White House Super Committee Proposal Includes Spectrum Auction Plan

By Marc Martin and Marty Stern

The White House released its economic growth and deficit reduction proposal yesterday, which contains provisions for “incentive auctions” that were included as part of the American Jobs Act announced by President Obama last week. The proposal was part of the President’s recommendations to the Joint Select Committee on Deficit Reduction, the so-called “Super Committee,” which has been tasked under the Budget Control Act with finding reportedly $1.5 trillion in long-term deficit reduction measures by late November. As we noted in our previous post regarding the Jobs Bill, incentive auctions would allow broadcast spectrum licensees to give up portions of their spectrum for auction by the FCC in return for a portion of the auction revenue. The FCC would then use the additional auction revenue to fund the creation of a nationwide, interoperable wireless network dedicated to public safety, with the remainder going towards deficit reduction. The plan projects revenue of approximately $24 billion from the incentive auctions, with $7 billion in auction proceeds and additional spectrum valued at $3 billion being used for the new public safety network. In addition, the FCC would be directed to collect $4.8 billion in spectrum licensing fees over the next ten years.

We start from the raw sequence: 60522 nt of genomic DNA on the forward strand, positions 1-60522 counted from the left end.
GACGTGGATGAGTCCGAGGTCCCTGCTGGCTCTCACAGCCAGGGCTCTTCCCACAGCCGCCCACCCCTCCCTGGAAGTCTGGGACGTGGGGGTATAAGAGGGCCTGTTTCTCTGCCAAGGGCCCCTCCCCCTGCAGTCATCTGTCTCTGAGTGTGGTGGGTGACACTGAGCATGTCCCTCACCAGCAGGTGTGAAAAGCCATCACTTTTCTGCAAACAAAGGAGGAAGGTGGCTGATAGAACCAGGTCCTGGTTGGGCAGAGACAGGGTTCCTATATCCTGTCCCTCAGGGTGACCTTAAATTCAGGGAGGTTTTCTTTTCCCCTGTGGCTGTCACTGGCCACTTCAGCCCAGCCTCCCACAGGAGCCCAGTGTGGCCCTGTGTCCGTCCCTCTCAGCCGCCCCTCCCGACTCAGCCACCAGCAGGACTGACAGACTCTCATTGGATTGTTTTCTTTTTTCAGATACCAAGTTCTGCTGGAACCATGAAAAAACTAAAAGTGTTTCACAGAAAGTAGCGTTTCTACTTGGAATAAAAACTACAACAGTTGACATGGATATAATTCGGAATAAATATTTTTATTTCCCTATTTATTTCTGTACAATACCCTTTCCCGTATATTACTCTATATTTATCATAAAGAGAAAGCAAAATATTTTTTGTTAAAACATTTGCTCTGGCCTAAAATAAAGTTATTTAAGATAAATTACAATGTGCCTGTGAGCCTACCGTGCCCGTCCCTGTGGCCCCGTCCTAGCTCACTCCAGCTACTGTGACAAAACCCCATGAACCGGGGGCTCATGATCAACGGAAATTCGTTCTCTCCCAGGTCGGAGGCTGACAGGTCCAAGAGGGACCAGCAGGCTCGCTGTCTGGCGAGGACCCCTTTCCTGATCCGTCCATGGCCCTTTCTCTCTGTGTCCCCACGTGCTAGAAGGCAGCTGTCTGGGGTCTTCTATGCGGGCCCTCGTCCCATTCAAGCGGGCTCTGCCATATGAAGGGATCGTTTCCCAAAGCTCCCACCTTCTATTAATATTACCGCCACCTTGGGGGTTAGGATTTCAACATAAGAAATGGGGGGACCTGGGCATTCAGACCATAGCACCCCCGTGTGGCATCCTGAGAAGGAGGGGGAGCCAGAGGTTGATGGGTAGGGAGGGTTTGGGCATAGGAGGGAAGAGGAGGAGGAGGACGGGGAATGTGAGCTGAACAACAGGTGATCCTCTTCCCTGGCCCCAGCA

The incentive auction/public safety spectrum recommendation contained in the growth and deficit reduction plan, as with the Jobs Bill, is modeled on legislation introduced by Sen. Jay Rockefeller (D-WV) and Sen. Kay Bailey Hutchinson (R-TX),which has faced stiff opposition from House Republicans over the past year. As has been expected, the Super Committee approach provides yet another vehicle for the Obama Administration to press for incentive auction legislation, with the version in the American Jobs Act already introduced in the House and Senate. As with the Jobs Bill offered last week, the President’s growth and deficit reduction recommendationsare silent on preserving unassigned spectrum for unlicensed use, including TV White Spaces (i.e., unassigned broadcast spectrum being developed for new "Super WiFi" broadband applications). As we noted in our Jobs Bill post, this has raised concerns from tech quarters that had been largely aligned with the Administration on spectrum policy issues.

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